Going for Thin Value at 2-5

After 10 weeks of grinding away at my weekly goals (35 hours of playing, 10 hours studying, 3 runs, 3 meditation sessions) I’m happy to say that for the first time I’ve successfully completed them all in a single week. While I don’t expect many of you to be too impressed, it feels good to finally get them all done. I talked about the possibility of adding onto some of those goals, but I think I’m going to hold off on that for a bit, at least until I’m more regularly meeting the goals I’ve already set.

I was fortunate enough to find myself in a great 2-5 game on Thursday night. It’s a little strange to me, but in my experience with 2-5 so far it seems that the games are actually a little better during the week as opposed to the Friday and Saturday night games (with the exception of that one dream table I spotted in one of the early weeks). I’m not sure if it’s the promotions that The Jack is running during the week or what, but something seems to be getting the whales out on the felt on Wednesdays and Thursdays, both of which feature high hand promotions. The lineup in this game was made up of a massive whale with deep pockets who refused to have less than $1k (the max buy-in) on the table, 2-3 loose passive stations, a smart 30 year old businessman who was at least semi-competent but seemed to like to gamble a little too much, and 1-2 nits. To some of you, this might sound like a typical 2-5 game, but I assure you that is not the case at The Jack. Typically, the 2-5 games are made up of 2-3 pros or semi-pros, and 6-7 tightish regs who are bad for the most part, but have enough experience/ poker intuition to make the game less profitable than your average 1-3 game.

I found myself in a couple of interesting spots in this 2-5 game. Here’s one of them:

Game: 2-5 NL, 9 handed

Hero (1200) UTG with AKo. Likely has aggressive and winning image in the eyes of the villain.

Villain (1000) HJ. Seems to play way too wide preflop and is stationy. Played a hand vs. hero and another fishy player. In that hand, hero raised the other fishy players donk bet on a 8s9sTx board, villain called, other fishy player called. Turn 3x, other player leads 250ish and is all in, hero raises to 600 and is all in, and villain tank calls with 89, illustrating his inability to fold.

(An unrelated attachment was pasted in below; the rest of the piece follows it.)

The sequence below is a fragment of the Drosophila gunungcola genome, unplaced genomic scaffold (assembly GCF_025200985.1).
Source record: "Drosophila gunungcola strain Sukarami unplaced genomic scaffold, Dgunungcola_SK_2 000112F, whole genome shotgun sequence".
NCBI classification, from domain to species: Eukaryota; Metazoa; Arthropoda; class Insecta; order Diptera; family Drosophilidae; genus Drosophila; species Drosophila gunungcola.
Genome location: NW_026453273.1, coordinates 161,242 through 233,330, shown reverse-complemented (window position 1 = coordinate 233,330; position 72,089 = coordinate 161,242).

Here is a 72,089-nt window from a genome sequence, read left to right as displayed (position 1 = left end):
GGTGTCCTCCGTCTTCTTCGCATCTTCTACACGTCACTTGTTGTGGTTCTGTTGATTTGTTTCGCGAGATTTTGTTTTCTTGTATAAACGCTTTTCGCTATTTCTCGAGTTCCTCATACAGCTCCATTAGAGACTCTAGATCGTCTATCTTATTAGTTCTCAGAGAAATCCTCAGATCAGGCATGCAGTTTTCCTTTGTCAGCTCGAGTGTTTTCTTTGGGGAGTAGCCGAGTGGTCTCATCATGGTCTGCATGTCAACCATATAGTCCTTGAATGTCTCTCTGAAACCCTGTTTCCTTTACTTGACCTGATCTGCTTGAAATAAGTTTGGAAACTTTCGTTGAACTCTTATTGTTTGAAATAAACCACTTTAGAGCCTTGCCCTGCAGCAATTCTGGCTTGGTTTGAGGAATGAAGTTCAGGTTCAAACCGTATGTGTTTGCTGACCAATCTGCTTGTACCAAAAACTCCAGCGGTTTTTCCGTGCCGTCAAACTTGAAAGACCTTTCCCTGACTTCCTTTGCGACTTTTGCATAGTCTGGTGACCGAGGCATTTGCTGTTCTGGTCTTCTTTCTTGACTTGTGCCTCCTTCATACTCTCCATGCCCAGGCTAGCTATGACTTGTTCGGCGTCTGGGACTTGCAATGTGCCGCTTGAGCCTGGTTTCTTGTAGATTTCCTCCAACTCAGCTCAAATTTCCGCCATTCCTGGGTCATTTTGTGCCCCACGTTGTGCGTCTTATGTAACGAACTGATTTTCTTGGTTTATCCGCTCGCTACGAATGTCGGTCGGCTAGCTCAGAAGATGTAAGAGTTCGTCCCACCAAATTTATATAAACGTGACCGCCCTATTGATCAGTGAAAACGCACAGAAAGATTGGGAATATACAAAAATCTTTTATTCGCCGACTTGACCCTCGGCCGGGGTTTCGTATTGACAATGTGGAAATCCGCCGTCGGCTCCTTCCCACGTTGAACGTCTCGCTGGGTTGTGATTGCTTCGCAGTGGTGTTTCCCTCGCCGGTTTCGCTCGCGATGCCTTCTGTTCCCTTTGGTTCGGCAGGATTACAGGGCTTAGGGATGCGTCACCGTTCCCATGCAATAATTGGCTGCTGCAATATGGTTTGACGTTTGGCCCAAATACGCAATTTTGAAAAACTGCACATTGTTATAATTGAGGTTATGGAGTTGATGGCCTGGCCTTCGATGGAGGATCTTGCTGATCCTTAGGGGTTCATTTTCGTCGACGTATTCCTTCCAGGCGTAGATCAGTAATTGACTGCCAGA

Preflop: Hero opens to 20, loose-passive player calls in LJ, villain calls in HJ, all fold.

Flop (60) K86r. Hero leads for 40, LJ folds, villain quickly calls.

I think villain’s calling range here is extremely wide. It certainly contains all combos of suited Kx hands, probably K7+ unsuited, lots of 8x and 6x hands, as well as all straight draws. He also could have hands that we’re losing to like sets and 2pair hands that he’s chosen to slow play, although when looking at his range as a whole we’re certainly way ahead.

Turn (140) 9x, completing the rainbow. Hero bets 90, villain quickly calls.  

This card improves villain’s range, however, given how wide his flop-calling range is, and the fact that we’re close to the top of our range, we can still confidently bet for value. I expect his turn calling range to still contain all Kx hands, as well as some pair + straight draw type hands. It could also contain a slow played 57s or T7s, but I would expect those to raise at least some of the time. I also think we can discount sets and 2pair hands as they’d be even more prone to raise for protection (and value, of course).

River (320) Tx. Hero bets 160, villain quickly calls and shows 9T for 2 pair. Hero mucks :(

This is the spot where I’m unhappy with my play. In game, I thought that vs. a player who’s displayed station-like tendencies we can go for some thin value here. After talking with Jack and Zach about the hand, I still think this is the case, however, I think the sizing I chose is way too big. We’re value targeting his Kx type hands and when we bet half pot here, I think some of those (even though villain is a station) will be tempted to fold given hero’s aggressive line. When we use a larger sizing here, I think what’s likely to happen is we’ll get called by better while worse hands will fold, which is kind of a disaster. For this reason, I like a smaller bet, somewhere in the 60-90 range to ensure that villain can’t get away from any of his top pair hands that we beat. So, definitely not my best choice of sizing. But, other than this hand, I felt like I played pretty well and was lucky enough to quit with a profit of $635.

I also played in the Just Hands live coaching event this week (with WSOP ME champ Greg Raymer in the booth!) however I’m going to wait to talk about that until next week, mostly so I can have a chance to watch the footage. Until then, thanks for reading.